Spring/Summer 2002

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What Davon Taught Me

By Melissa Sparrow

Melissa Sparrow If I could do residency over again I would be more forgiving of myself for my mistakes. Because it is largely from my mistakes that I have learned to be a good doctor.

One of my most poignant memories is of a little boy I saw in neurology clinic just prior to leaving Baltimore for Christmas vacation. Sixteen-month-old Davon had stopped walking about two months earlier, a problem that had brought him in and out of the emergency department, where all of his labs and X-rays had been normal. When I saw Davon, I knew something was terribly wrong. He was irritable; he had heightened reflexes; and he just wouldn't bear weight. Because he had been a premature baby, though, it was difficult to discern which of his symptoms were new and which were part of his baseline neurological exam.

I talked the case over with the attending neurologist, and we decided Davon needed a brain and spinal cord MRI. The problem was that at the hospital where I was doing this rotation, pediatric anesthesia was hard to come by, and since it was just before the holiday, it wouldn't be available for several days. It was also respiratory-virus season, and the wards were filled with coughing, sneezing, infected babies, nurses and residents. We worried that if we hospitalized Davon for the wait, he would catch a virus. Whatever was going on with him was not acute,we believed, and probably wouldn't change drastically over the next couple of days. So, after consulting with the clinical team, pediatric anesthesia and Davon's grandmother, we decided to obtain a brain and spinal cord MRI in three or four days—right after Christmas. I gathered my things, said goodbye to everyone in the clinic and left for vacation.

Three weeks later, and back at Hopkins, I ran into the nurse from the neurology clinic.

"Did you hear about Davon?" she asked me quietly.


"He has a huge brain tumor. It's wrapped around his carotids and his optic nerves."



"Is he here now?"

"He's in the OR. They have an eight-hour surgery planned. I'm going to go see the family now."

Together, we made our way to the OR waiting room. I felt like I was backpedaling through a sea of thorns and mud. He had a brain tumor and I didn't know it. . .I didn't send him straight to the emergency room to get a CT scan-and he could have herniated. . .he could have died, and it would have been my fault. . .because it's the resident who must see these things through and I didn't. . .I went on vacation and when I came back I didn't call.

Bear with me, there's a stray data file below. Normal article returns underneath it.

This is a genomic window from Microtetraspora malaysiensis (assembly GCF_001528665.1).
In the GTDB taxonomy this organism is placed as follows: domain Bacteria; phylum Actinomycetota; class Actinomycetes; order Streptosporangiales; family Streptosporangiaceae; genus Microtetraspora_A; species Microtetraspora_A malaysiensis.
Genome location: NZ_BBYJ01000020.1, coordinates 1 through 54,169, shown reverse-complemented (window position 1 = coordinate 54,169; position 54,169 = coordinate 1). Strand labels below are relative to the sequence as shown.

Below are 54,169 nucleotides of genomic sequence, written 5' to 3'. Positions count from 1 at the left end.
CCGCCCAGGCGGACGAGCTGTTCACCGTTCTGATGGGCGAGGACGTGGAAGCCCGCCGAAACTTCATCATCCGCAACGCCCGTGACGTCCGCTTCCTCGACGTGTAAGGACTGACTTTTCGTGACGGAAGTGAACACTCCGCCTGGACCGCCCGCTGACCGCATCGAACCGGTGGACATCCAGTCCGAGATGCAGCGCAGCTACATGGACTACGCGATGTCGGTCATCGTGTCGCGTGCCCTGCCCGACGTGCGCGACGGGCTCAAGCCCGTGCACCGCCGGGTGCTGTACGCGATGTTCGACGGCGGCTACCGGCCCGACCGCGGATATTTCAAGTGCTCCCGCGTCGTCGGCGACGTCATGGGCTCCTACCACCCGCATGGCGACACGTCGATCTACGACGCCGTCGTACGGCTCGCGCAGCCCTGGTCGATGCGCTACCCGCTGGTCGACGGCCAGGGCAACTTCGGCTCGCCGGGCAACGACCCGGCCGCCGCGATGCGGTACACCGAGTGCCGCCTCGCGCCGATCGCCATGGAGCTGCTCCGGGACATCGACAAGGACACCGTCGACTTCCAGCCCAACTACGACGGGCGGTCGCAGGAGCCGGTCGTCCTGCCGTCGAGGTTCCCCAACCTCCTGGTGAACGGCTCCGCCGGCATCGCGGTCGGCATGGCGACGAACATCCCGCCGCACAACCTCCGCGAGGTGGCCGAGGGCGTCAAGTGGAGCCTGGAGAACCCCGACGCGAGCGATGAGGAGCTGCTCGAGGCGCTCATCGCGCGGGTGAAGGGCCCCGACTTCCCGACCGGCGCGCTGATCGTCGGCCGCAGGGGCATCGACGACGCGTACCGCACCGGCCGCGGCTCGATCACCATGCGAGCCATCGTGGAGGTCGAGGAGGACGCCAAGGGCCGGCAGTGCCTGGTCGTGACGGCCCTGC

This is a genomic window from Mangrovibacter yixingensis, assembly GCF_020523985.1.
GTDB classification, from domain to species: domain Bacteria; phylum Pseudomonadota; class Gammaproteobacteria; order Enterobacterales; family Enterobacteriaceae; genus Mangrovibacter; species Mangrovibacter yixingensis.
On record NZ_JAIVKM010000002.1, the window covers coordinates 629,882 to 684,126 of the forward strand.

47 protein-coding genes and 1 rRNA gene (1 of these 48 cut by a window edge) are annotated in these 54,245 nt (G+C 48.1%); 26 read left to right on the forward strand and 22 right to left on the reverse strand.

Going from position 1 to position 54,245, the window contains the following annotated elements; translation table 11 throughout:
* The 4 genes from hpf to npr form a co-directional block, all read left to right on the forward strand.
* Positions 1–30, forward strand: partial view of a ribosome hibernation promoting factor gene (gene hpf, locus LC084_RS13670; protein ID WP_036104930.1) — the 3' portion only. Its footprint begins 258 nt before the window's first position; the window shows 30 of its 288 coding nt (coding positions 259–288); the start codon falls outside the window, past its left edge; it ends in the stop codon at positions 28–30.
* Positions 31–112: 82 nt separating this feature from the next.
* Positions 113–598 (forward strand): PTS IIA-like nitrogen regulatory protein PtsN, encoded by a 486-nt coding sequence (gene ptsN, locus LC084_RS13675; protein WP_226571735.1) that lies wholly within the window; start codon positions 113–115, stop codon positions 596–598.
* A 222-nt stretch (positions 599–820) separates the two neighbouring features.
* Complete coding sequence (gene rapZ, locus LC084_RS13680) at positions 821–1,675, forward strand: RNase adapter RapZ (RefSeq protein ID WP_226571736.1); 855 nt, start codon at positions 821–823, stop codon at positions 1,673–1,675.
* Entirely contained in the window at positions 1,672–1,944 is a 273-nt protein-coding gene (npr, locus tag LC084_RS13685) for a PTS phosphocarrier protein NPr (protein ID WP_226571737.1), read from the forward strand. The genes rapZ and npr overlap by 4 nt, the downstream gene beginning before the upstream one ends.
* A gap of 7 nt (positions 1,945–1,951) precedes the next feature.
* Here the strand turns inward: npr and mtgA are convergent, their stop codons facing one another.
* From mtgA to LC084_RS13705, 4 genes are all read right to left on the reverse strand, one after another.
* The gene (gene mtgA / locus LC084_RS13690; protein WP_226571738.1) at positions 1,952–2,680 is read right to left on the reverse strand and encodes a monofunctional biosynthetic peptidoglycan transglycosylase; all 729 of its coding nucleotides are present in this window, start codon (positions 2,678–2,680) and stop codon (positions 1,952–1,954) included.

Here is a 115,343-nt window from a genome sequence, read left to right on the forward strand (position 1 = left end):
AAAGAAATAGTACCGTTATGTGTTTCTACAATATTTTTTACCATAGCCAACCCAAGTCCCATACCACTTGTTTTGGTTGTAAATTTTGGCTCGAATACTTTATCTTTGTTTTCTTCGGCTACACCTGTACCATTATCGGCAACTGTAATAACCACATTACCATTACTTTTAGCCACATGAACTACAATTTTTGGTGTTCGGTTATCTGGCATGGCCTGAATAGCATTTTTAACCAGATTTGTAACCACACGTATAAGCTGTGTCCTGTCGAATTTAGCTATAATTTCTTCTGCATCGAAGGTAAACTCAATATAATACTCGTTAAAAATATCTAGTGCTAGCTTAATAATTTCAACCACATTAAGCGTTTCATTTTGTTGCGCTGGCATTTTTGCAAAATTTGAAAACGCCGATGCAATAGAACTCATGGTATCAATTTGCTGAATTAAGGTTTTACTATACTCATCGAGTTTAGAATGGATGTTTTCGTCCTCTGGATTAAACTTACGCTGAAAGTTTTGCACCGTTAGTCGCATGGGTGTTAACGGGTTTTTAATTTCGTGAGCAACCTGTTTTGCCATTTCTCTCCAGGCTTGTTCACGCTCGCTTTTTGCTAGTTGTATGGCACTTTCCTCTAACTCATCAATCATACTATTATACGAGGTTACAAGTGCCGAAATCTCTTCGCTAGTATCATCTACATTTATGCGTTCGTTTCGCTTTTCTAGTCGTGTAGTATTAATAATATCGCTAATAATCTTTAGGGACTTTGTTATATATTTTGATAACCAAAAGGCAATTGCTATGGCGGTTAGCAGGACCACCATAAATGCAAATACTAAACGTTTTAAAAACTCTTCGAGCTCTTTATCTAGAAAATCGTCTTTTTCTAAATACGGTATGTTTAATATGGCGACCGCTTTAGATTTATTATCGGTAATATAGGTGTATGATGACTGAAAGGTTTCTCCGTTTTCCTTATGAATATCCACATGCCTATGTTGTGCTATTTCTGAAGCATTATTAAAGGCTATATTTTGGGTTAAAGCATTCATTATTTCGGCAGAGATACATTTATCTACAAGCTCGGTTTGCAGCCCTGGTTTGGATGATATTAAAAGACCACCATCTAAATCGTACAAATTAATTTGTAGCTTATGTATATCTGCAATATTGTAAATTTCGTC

I saw Davon's grandmother sitting on the plastic blue couch in the waiting room. She was dressed as if for church, her rayon dress pinned with a brooch. I lurched toward her. "Hello Ms. Smith, I'm Dr. Sparrow. I saw Davon back before Christmas," I waited, bare of words. I felt like if she threw me across the room, I would deserve it. Instead, she stood up and reached out her arms. She had tears in her eyes. "I'm just so happy you doctors figured out what's wrong with Davon. I knew there was something. I'm just so relieved we're going to get that thing out."

I talked with the nurse at some length afterward about what had transpired with Davon after I left for Christmas break. It turns out the neurology office had contacted the primary-care office, and together they had called the boy's insurance company nine times to try to arrange this imaging study. Nine times the insurance company had denied coverage. Amid all this negotiation, the grandmother had taken Davon to his developmental follow-up that was routine for ex-premature babies at that hospital. There, the attending and another of our residents noticed that he had an abnormal sensitivity to light, a medical condition called photophobia, and wasn't using his arms correctly. When they also discovered that his head circumference had sky-rocketed, the resident marched Davon and his grandmother straight to the ED, put an IV line in him herself and arranged ambulance transport to Hopkins. There, he had the CT scan that showed the living snake in his head.

One day, not long thereafter, I decided to tell my cohorts about what had happened. We were in morning report, a wonderful ritual where senior residents meet with attendings and our residency chairman, among others, and talk about our patient-care concerns. It's a secure place, a kind of family gathering. On Fridays there are juice and bagels with cream cheese and jam. I decided, because the whole thing was just tearing me up inside, to put my sense of failure on the table. It felt like a safe table after all these years, and these people were my friends.

"It wasn't your fault, Melissa," one attending said.

"This was a systems problem," another added.

I remember feeling like a great weight had come off my chest. We talked about presenting Davon's case at a noon conference so everyone could learn from the errors, including mine, with the clear vision of retrospect.

What the whole experience taught me is that I will always get a CT Scan on a child who has stopped walking with no explanation. Certain moments of fear, remorse and forgiveness, I've discovered, can shape one's world forever after.